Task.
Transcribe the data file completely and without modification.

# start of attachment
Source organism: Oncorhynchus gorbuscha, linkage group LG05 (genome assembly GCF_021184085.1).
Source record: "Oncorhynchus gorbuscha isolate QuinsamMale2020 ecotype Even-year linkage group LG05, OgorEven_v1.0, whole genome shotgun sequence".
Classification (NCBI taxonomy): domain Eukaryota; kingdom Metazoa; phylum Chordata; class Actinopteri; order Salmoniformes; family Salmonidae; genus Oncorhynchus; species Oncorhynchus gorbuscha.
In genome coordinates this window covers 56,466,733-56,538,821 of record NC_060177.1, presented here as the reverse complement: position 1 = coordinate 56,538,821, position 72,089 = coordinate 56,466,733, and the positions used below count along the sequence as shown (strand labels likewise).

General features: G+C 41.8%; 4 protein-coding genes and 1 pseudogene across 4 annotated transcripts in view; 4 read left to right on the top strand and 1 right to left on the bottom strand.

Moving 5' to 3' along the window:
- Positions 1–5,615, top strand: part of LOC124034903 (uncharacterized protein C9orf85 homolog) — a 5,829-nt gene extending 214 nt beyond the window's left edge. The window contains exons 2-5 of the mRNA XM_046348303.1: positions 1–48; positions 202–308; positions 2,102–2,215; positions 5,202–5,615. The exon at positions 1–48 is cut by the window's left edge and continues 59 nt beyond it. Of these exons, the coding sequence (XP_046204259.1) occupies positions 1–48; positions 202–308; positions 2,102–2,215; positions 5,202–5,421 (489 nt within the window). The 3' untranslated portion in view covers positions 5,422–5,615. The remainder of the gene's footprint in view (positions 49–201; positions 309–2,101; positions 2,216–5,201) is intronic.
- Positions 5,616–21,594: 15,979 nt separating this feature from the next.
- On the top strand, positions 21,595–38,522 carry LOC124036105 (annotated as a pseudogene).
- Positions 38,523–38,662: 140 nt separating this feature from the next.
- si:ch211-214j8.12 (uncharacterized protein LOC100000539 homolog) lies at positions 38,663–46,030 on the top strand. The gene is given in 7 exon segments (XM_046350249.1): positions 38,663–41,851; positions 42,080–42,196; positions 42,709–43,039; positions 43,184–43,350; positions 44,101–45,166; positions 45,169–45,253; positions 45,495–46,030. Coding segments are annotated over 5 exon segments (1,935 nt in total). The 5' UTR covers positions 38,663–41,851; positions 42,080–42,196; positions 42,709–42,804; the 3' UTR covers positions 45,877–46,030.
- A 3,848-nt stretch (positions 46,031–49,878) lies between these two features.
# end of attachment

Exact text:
Source organism: Oncorhynchus gorbuscha, linkage group LG05 (genome assembly GCF_021184085.1).
Source record: "Oncorhynchus gorbuscha isolate QuinsamMale2020 ecotype Even-year linkage group LG05, OgorEven_v1.0, whole genome shotgun sequence".
Classification (NCBI taxonomy): domain Eukaryota; kingdom Metazoa; phylum Chordata; class Actinopteri; order Salmoniformes; family Salmonidae; genus Oncorhynchus; species Oncorhynchus gorbuscha.
In genome coordinates this window covers 56,466,733-56,538,821 of record NC_060177.1, presented here as the reverse complement: position 1 = coordinate 56,538,821, position 72,089 = coordinate 56,466,733, and the positions used below count along the sequence as shown (strand labels likewise).

General features: G+C 41.8%; 4 protein-coding genes and 1 pseudogene across 4 annotated transcripts in view; 4 read left to right on the top strand and 1 right to left on the bottom strand.

Moving 5' to 3' along the window:
- Positions 1–5,615, top strand: part of LOC124034903 (uncharacterized protein C9orf85 homolog) — a 5,829-nt gene extending 214 nt beyond the window's left edge. The window contains exons 2-5 of the mRNA XM_046348303.1: positions 1–48; positions 202–308; positions 2,102–2,215; positions 5,202–5,615. The exon at positions 1–48 is cut by the window's left edge and continues 59 nt beyond it. Of these exons, the coding sequence (XP_046204259.1) occupies positions 1–48; positions 202–308; positions 2,102–2,215; positions 5,202–5,421 (489 nt within the window). The 3' untranslated portion in view covers positions 5,422–5,615. The remainder of the gene's footprint in view (positions 49–201; positions 309–2,101; positions 2,216–5,201) is intronic.
- Positions 5,616–21,594: 15,979 nt separating this feature from the next.
- On the top strand, positions 21,595–38,522 carry LOC124036105 (annotated as a pseudogene).
- Positions 38,523–38,662: 140 nt separating this feature from the next.
- si:ch211-214j8.12 (uncharacterized protein LOC100000539 homolog) lies at positions 38,663–46,030 on the top strand. The gene is given in 7 exon segments (XM_046350249.1): positions 38,663–41,851; positions 42,080–42,196; positions 42,709–43,039; positions 43,184–43,350; positions 44,101–45,166; positions 45,169–45,253; positions 45,495–46,030. Coding segments are annotated over 5 exon segments (1,935 nt in total). The 5' UTR covers positions 38,663–41,851; positions 42,080–42,196; positions 42,709–42,804; the 3' UTR covers positions 45,877–46,030.
- A 3,848-nt stretch (positions 46,031–49,878) lies between these two features.